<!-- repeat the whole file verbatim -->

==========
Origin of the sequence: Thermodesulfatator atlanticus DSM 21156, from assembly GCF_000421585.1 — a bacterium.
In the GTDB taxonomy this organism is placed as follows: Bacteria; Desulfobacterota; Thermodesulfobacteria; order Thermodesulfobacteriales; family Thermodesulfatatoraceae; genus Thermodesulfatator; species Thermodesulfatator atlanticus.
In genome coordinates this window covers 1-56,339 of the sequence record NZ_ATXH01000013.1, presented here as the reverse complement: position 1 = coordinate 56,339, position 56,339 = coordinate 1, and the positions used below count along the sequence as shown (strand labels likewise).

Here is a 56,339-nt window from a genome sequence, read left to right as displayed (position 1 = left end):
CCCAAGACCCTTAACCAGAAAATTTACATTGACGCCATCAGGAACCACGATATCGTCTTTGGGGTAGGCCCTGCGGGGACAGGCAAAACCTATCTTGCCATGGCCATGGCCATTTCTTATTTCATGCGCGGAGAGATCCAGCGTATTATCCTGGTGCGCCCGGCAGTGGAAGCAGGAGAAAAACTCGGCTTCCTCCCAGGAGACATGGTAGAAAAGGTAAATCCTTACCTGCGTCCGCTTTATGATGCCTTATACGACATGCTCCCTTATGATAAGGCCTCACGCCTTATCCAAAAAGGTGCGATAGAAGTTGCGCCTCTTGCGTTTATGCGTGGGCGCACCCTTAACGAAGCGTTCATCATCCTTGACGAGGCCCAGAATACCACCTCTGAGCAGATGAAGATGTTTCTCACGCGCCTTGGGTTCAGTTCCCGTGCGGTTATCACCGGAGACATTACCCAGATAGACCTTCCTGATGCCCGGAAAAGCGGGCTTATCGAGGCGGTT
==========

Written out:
Origin of the sequence: Thermodesulfatator atlanticus DSM 21156, from assembly GCF_000421585.1 — a bacterium.
In the GTDB taxonomy this organism is placed as follows: Bacteria; Desulfobacterota; Thermodesulfobacteria; order Thermodesulfobacteriales; family Thermodesulfatatoraceae; genus Thermodesulfatator; species Thermodesulfatator atlanticus.
In genome coordinates this window covers 1-56,339 of the sequence record NZ_ATXH01000013.1, presented here as the reverse complement: position 1 = coordinate 56,339, position 56,339 = coordinate 1, and the positions used below count along the sequence as shown (strand labels likewise).

Here is a 56,339-nt window from a genome sequence, read left to right as displayed (position 1 = left end):
CCCAAGACCCTTAACCAGAAAATTTACATTGACGCCATCAGGAACCACGATATCGTCTTTGGGGTAGGCCCTGCGGGGACAGGCAAAACCTATCTTGCCATGGCCATGGCCATTTCTTATTTCATGCGCGGAGAGATCCAGCGTATTATCCTGGTGCGCCCGGCAGTGGAAGCAGGAGAAAAACTCGGCTTCCTCCCAGGAGACATGGTAGAAAAGGTAAATCCTTACCTGCGTCCGCTTTATGATGCCTTATACGACATGCTCCCTTATGATAAGGCCTCACGCCTTATCCAAAAAGGTGCGATAGAAGTTGCGCCTCTTGCGTTTATGCGTGGGCGCACCCTTAACGAAGCGTTCATCATCCTTGACGAGGCCCAGAATACCACCTCTGAGCAGATGAAGATGTTTCTCACGCGCCTTGGGTTCAGTTCCCGTGCGGTTATCACCGGAGACATTACCCAGATAGACCTTCCTGATGCCCGGAAAAGCGGGCTTATCGAGGCGGTT